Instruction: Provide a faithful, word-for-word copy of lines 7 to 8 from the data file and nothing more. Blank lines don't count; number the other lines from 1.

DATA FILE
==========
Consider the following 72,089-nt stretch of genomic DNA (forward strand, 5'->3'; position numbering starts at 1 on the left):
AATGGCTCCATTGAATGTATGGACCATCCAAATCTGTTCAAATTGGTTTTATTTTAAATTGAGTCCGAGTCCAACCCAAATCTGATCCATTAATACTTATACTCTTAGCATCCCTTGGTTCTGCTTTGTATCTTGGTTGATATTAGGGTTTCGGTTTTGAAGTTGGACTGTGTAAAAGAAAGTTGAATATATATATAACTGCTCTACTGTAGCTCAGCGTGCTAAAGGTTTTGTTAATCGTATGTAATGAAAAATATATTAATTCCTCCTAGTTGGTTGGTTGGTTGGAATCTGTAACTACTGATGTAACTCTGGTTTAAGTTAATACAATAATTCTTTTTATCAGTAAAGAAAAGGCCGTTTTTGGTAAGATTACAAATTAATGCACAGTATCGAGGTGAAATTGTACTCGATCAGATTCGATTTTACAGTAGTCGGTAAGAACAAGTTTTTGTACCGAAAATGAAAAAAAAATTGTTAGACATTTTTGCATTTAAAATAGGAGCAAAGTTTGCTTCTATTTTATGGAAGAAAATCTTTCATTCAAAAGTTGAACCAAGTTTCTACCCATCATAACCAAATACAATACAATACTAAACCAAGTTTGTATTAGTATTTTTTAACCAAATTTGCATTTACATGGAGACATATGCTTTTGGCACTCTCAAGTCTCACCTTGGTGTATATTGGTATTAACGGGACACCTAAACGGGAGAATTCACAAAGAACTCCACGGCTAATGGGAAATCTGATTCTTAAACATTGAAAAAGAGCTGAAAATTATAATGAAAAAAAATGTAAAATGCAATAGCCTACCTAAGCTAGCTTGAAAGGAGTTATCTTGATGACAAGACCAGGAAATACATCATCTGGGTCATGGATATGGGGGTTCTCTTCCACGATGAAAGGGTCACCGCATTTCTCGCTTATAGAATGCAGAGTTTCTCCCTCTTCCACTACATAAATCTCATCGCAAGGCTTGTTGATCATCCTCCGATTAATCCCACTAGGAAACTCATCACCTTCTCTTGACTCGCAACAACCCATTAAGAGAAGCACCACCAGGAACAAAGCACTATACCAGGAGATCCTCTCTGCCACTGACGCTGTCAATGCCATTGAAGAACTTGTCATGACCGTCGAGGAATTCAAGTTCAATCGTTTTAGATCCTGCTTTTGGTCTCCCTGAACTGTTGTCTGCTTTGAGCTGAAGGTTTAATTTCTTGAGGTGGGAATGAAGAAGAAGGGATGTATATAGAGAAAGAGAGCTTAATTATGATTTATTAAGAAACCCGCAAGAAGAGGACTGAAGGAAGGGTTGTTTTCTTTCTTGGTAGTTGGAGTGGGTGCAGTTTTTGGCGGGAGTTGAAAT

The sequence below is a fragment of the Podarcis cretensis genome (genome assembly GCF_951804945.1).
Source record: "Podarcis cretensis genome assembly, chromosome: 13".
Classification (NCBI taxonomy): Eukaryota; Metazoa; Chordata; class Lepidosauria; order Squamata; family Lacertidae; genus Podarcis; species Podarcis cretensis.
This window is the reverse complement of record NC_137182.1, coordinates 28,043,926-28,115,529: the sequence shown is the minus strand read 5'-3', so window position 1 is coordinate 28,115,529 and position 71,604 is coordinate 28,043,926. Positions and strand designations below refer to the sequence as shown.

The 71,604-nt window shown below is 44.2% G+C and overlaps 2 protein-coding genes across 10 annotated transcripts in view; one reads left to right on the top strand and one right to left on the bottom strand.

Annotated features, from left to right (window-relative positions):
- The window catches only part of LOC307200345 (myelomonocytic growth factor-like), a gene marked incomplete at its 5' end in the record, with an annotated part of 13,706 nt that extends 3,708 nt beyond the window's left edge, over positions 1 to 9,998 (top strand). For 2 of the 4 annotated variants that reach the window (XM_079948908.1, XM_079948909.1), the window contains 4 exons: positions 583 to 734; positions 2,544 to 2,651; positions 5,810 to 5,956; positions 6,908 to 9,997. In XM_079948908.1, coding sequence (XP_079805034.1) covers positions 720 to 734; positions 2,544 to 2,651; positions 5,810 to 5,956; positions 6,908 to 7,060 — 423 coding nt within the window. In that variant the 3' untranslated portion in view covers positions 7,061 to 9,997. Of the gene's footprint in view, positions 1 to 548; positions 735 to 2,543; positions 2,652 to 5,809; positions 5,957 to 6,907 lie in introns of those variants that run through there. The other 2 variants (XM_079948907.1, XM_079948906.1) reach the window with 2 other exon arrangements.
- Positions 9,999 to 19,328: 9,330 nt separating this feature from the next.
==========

The 71,604-nt window shown below is 44.2% G+C and overlaps 2 protein-coding genes across 10 annotated transcripts in view; one reads left to right on the top strand and one right to left on the bottom strand.

Annotated features, from left to right (window-relative positions):